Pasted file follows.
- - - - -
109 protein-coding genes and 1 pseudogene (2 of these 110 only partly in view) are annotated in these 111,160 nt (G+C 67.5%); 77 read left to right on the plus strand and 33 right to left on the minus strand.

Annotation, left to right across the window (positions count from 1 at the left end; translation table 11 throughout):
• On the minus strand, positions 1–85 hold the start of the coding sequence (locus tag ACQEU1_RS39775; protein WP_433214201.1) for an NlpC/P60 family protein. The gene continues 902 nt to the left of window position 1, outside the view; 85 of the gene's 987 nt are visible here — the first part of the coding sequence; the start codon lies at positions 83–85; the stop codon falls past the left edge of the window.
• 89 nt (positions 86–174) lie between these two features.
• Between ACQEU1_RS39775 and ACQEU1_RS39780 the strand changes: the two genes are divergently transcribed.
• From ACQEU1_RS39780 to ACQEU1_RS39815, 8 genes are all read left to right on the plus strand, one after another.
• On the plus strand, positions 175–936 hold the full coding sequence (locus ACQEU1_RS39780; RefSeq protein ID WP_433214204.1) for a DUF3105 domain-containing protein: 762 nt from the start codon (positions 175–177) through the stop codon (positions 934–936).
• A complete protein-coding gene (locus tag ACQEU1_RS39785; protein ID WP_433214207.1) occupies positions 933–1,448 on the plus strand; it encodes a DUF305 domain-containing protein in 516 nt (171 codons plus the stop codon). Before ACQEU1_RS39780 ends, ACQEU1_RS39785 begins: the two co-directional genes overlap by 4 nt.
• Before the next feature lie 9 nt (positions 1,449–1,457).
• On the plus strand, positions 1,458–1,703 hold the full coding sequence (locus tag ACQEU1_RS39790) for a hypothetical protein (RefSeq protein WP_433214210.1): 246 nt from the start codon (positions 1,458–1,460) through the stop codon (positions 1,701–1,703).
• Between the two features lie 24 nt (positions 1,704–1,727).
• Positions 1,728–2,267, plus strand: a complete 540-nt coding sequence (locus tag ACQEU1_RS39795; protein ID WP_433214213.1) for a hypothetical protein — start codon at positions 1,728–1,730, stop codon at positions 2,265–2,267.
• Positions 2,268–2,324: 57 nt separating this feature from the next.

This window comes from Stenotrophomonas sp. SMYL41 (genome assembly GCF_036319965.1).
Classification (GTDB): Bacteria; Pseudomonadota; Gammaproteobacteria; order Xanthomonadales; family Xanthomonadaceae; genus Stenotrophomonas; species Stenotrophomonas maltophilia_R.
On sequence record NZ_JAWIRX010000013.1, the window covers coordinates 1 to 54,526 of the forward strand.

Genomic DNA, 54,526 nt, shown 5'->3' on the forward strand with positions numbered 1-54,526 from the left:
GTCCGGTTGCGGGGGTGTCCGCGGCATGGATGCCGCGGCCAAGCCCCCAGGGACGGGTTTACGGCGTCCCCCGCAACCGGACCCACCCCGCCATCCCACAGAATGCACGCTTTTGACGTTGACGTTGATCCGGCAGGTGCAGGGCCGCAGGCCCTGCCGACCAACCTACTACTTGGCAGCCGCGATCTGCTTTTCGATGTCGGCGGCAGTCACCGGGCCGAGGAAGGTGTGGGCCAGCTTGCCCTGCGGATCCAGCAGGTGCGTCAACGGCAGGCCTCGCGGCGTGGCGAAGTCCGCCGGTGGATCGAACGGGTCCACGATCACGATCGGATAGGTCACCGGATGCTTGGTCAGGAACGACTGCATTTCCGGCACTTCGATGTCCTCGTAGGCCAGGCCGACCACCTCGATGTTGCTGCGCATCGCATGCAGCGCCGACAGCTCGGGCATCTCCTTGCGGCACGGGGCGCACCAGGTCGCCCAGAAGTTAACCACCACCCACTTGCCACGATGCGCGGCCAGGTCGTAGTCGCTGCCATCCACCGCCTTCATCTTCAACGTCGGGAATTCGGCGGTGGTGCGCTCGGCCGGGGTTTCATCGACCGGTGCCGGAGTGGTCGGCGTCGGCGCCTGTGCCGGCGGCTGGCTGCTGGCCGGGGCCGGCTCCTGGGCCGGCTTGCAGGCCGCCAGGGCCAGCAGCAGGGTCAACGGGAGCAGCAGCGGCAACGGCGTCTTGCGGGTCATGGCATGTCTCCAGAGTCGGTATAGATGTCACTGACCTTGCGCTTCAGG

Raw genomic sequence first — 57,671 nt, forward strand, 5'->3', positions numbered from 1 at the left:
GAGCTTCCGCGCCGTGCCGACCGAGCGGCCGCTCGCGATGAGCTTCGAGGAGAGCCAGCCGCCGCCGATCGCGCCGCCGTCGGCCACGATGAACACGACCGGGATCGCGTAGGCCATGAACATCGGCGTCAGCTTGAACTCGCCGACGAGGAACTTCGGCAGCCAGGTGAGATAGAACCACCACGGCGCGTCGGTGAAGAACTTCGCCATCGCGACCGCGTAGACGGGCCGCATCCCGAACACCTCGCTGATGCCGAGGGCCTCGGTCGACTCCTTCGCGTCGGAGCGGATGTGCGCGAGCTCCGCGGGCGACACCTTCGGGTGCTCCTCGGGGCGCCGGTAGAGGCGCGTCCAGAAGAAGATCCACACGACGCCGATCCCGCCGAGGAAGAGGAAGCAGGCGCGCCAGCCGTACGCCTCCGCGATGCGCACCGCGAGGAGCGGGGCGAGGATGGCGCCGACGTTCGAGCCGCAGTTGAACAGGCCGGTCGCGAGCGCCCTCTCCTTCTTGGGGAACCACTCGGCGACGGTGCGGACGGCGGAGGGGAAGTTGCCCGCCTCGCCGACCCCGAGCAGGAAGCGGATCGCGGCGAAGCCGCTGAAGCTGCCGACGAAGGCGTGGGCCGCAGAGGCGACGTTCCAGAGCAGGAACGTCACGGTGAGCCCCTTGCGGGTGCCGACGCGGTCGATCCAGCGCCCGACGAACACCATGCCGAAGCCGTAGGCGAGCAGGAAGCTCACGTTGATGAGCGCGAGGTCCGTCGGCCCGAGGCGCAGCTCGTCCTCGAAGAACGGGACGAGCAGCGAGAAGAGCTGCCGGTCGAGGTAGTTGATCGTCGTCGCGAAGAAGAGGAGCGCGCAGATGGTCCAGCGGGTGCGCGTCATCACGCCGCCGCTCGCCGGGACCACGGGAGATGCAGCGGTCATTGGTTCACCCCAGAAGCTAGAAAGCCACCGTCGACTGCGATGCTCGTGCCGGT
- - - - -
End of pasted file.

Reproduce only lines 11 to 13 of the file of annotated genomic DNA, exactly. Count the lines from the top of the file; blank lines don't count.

• Between the two features lie 24 nt (positions 1,704–1,727).
• Positions 1,728–2,267, plus strand: a complete 540-nt coding sequence (locus tag ACQEU1_RS39795; protein ID WP_433214213.1) for a hypothetical protein — start codon at positions 1,728–1,730, stop codon at positions 2,265–2,267.
• Positions 2,268–2,324: 57 nt separating this feature from the next.